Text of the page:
Geo-targeting case study - Ashburn Va.

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Community Manager
If you're looking for a way to geo-target a campaign, the IP CITY property may be luring you to mine it for marketing gold. The property looks like it would be a good indicator of your users' locations, but in reality, it can be fools gold thanks to multi-server platforms, API protocols, and VPN access.  
 
Case in point? Let’s look at Ashburn, Virginia.
 
What is so special about Ashburn? I came a cross one portal that listed Ashburn as the IP CITY on nealy 96,000 contacts records.  Pretty strange when you consider that Wikipedia lists the population at just over 46k. What gives?
 
What we we know
We know that the IP CITY gets populated on a contact record when contact submits a form or clicks on an email link. We also know that the IP CITY is not necessarily the actual physical location of the contact, but instead the physical location of the server the contact is connected to (maybe you didn’t know that, but now you do). And, thanks to Wikipedia, we know that Ashburn is not quite the cosmopolitan metropolis that this portal's submission data would indicate.  
 
So, why the big number?
 
In this case, the customer was using the Forms API to pass information from an external form to HubSpot. While the Forms API is great developers tool allowing you to build custom forms outside the HubSpot infrastructure, the API will only send information it is programmed to send. If the IP CITY data is not explicitly included in the post to the forms API, the IP of the submission will default to the IP CITY that the post request comes from.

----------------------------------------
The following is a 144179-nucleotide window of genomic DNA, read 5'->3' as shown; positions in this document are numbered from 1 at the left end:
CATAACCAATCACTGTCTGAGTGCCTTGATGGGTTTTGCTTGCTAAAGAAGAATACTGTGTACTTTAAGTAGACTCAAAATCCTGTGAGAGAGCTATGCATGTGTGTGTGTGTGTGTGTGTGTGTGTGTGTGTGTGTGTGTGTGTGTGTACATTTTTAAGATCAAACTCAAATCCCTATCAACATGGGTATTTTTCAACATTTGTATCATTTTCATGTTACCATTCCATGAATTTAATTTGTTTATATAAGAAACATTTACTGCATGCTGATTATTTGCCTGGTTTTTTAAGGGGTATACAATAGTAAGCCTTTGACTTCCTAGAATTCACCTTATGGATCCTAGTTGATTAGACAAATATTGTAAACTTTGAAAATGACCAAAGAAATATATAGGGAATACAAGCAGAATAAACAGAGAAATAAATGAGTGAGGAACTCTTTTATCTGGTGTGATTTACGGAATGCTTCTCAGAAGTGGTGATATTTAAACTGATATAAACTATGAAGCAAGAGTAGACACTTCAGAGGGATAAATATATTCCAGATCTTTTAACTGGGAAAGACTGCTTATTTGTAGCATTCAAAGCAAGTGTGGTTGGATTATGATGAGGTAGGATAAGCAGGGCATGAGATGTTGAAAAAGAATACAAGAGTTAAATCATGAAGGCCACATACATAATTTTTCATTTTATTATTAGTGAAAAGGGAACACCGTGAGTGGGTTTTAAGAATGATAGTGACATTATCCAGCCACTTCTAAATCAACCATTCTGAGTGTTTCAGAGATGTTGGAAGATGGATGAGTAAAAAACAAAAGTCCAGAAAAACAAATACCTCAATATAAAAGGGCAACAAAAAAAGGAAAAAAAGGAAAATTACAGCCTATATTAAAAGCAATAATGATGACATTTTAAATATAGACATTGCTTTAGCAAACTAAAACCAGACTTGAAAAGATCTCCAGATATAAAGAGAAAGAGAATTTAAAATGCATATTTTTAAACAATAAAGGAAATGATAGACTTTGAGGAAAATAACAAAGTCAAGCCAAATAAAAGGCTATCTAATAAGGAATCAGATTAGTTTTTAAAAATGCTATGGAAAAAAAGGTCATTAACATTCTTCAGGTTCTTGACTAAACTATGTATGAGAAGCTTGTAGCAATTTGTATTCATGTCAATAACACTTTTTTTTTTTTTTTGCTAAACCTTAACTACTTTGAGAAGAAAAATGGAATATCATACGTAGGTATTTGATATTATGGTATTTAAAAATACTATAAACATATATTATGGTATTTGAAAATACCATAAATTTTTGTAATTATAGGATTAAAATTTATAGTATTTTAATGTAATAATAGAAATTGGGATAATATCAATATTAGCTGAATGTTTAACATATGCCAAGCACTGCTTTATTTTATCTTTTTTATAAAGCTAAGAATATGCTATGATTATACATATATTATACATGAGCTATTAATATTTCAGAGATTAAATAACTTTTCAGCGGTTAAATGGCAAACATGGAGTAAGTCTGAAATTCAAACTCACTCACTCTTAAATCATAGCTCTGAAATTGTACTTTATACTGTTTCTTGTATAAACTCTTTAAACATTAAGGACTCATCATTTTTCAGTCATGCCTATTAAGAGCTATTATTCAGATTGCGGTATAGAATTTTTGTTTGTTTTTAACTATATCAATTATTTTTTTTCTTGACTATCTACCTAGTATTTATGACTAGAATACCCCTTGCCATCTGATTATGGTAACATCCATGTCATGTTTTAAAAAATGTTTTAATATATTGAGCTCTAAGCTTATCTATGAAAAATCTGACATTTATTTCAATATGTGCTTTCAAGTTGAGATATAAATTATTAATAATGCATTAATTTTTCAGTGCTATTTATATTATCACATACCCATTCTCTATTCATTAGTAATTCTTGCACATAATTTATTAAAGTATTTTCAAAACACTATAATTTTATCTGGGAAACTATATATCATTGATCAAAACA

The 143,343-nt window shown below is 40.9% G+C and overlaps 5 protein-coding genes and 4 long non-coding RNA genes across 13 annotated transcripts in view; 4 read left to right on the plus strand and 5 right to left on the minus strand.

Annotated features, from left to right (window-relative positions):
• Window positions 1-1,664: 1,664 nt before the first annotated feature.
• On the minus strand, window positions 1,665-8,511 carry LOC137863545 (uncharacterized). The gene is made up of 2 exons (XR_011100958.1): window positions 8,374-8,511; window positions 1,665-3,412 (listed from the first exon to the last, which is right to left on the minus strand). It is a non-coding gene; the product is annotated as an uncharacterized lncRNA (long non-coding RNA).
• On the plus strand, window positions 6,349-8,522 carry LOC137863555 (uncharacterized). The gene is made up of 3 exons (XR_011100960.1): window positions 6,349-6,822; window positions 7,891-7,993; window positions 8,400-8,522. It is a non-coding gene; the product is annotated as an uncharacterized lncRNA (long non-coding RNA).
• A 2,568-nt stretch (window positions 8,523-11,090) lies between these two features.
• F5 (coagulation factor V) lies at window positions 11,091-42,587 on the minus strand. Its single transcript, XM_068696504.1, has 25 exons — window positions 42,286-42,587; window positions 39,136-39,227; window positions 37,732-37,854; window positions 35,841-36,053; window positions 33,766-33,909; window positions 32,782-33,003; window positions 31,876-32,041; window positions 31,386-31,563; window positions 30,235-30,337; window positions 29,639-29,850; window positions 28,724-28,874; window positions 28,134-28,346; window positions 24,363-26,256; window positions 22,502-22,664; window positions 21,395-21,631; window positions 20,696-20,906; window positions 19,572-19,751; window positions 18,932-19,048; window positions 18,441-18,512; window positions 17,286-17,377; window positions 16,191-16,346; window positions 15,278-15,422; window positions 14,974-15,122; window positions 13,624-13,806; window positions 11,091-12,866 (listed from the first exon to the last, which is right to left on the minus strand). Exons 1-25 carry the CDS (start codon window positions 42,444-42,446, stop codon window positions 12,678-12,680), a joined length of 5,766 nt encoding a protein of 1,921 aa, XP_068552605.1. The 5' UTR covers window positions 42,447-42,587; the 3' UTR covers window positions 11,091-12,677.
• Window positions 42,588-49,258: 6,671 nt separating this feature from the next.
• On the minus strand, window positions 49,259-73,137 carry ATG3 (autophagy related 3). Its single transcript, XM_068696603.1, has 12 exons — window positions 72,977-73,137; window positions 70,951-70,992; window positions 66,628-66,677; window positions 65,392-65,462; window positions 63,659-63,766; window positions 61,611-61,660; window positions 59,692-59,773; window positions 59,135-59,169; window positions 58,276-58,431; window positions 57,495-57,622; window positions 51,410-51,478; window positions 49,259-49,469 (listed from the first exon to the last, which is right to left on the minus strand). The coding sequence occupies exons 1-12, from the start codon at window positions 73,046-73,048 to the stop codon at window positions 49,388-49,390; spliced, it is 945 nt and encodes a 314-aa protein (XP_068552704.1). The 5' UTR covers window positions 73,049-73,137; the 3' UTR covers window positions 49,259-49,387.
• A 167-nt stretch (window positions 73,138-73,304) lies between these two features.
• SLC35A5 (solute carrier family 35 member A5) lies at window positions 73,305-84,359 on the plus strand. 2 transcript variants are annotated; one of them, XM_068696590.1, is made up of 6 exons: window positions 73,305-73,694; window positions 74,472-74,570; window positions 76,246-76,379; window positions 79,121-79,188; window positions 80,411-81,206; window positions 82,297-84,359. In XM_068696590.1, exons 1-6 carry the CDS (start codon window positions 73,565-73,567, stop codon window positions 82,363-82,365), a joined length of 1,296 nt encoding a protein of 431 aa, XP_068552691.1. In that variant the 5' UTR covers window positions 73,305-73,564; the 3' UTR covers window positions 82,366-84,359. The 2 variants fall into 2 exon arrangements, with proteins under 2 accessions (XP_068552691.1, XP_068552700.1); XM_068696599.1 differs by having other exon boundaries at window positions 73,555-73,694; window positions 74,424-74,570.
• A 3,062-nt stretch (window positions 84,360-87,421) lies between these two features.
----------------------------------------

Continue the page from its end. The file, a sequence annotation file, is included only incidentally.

And would't you know it? Ashburn VA, besides being a lovely little hamlet full of cookie cutter outdoor shopping centers and homes 30 miles outside of our nation’s capital, is also the home of an Amazon Web Services server farm, hosting thousands of websites around the world. 
 
The bottom line? In this case the HubSpot user created forms using the Forms API and neglected to add submission IP CITY data, so Ashburn VA became the home region of nearly one-third of their contacts. 
 
Why? Why? Why?
So, why should it matter that the IP CITY info might not be the most accurate indicator of a prospect’s location? In this case the customer (a b-to-c company) created a geo-targeted marketing campaign. Since they didn’t grab accurate location data on each of their 300,000+ contacts at the point of conversion, they decided to use IP CITY as a list segmentation filter. (Pro tip: don’t make this mistake!)
 
Ashburn can pop up at other places in the HubSpot universe. We’ve seen many cases of HubSpot traffic spikes from Ashburn VA (or Northern Virginia, or Washington DC metro area) in Google analytics. These are simply the different crawler and tracker bots that HubSpot pings off a site to record metrics and analytics. Not much you can do to prevent this. If the traffic skews your data, its best to create a new view in Google Analytics and exclude the bot traffic.   
 
 
 
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Regular Contributor

Super useful - thanks @ejusten!

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